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Local man is first in the world to receive new life-changing surgery from Williamson Eye Center

2 months 2 weeks 5 days ago Monday, April 01 2024 Apr 1, 2024 April 01, 2024 9:58 AM April 01, 2024 in News
Source: WBRZ

BATON ROUGE - Stephen Kauffman is the first in the world recipient of the newest technology in ophthalmology, the Tecnis Odyssey Toric Lens. A resident of Donaldsonville, Stephen had this brand new procedure done at the Williamson Eye Center, where we met him for a check-up.

“I’m still getting used to it. Just being able to wake up, look in the mirror and see myself is amazing, not just some blur in the mirror," Stephen said.

Stephen was born without full range of motion in his arms and legs. This made contact lenses impossible for him to try and although glasses worked, they were still a hassle.

“As time went on, some of the lenses got a little bit scratched. And also it was kind of difficult to get a real clear view of things with eyeglasses. But, you know, now I have real good, clear view and I don't have to worry about whether or not I have a cloth or something to clean them with,” Stephen said.

The Odyssey Lens is designed to provide cataract patients sharp vision at all distances and in all lighting conditions. It was developed for patients seeking freedom from glasses post-surgery. Because of this, Dr. Blake Williamson thought Stephen would make the perfect candidate for this new technology.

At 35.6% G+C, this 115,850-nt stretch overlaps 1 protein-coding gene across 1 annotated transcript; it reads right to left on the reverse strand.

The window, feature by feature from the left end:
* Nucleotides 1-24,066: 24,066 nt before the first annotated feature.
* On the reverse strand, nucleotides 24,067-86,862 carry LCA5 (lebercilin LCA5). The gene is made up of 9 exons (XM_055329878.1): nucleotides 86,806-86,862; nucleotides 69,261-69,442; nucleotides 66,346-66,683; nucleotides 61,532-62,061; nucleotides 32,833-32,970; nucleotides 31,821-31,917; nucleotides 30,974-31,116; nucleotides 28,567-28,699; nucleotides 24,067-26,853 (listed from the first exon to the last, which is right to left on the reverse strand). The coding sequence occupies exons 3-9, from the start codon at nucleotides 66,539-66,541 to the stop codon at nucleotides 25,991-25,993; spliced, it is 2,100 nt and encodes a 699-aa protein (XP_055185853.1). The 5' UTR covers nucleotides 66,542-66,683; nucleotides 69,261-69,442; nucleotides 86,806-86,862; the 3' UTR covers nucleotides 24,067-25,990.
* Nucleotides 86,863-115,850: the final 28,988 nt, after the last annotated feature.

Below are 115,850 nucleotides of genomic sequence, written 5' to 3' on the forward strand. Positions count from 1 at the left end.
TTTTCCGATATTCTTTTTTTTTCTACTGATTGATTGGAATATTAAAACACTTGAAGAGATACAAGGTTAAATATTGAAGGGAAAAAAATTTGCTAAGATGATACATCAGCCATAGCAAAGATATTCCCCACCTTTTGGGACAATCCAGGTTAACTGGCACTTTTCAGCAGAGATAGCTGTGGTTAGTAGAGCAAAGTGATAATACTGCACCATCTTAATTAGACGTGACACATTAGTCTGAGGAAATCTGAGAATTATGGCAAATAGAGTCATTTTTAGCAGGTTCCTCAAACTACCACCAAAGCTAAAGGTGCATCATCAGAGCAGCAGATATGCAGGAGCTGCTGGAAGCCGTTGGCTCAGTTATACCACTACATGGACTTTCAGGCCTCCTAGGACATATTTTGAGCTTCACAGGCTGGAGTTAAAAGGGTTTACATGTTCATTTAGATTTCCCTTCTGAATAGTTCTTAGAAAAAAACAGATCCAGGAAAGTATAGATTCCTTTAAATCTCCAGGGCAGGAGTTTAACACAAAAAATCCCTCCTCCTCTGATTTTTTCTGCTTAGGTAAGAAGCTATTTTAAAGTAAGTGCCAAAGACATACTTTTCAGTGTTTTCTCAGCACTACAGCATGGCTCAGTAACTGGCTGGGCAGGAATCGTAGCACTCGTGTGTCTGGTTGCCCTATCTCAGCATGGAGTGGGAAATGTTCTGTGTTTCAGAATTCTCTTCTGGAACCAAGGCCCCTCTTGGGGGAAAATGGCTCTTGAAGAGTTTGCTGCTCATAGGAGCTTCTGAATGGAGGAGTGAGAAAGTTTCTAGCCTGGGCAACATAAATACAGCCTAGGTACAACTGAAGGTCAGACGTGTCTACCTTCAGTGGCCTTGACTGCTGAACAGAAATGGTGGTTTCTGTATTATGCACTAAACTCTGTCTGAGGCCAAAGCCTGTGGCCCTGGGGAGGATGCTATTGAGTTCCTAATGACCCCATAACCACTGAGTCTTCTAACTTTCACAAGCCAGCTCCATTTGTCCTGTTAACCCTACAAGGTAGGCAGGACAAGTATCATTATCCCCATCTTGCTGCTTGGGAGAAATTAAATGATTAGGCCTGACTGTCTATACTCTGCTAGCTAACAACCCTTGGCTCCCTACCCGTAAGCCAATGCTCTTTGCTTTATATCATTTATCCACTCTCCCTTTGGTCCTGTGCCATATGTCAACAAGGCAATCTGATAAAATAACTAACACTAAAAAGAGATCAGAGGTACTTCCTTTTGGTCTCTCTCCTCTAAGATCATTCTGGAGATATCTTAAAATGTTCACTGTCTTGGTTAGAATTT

“After consulting with Johnson and Johnson and letting them know about what this patient was going through, we all decided that this would be the perfect candidate to receive the world’s first Tecnis Odyssey Toric Lens from Johnson and Johnson. And that’s really one of the great benefits of being in a practice like this. We’ve always been innovative, cutting edge, always looking for new technologies and we have those relationships with the industry so that when we do get a new technology, we can offer it to patients in Louisiana first," Dr. Williamson said.

Now weeks after his surgery, Stephen is almost at 20/20 eyesight.

“It’s almost normal, you know, and it’s not that far from when I’ve had my surgery that I can see almost perfect,” Stephen said.

Stephen says there is one side effect he’s still getting used to..

“I’m still not used to not having to wear glasses. So, after I get out of the tub and I’m brushing my hair, I keep on looking around for my glasses and of course, I don’t need them, you know, but I have to remind myself I don’t need them,” he said.

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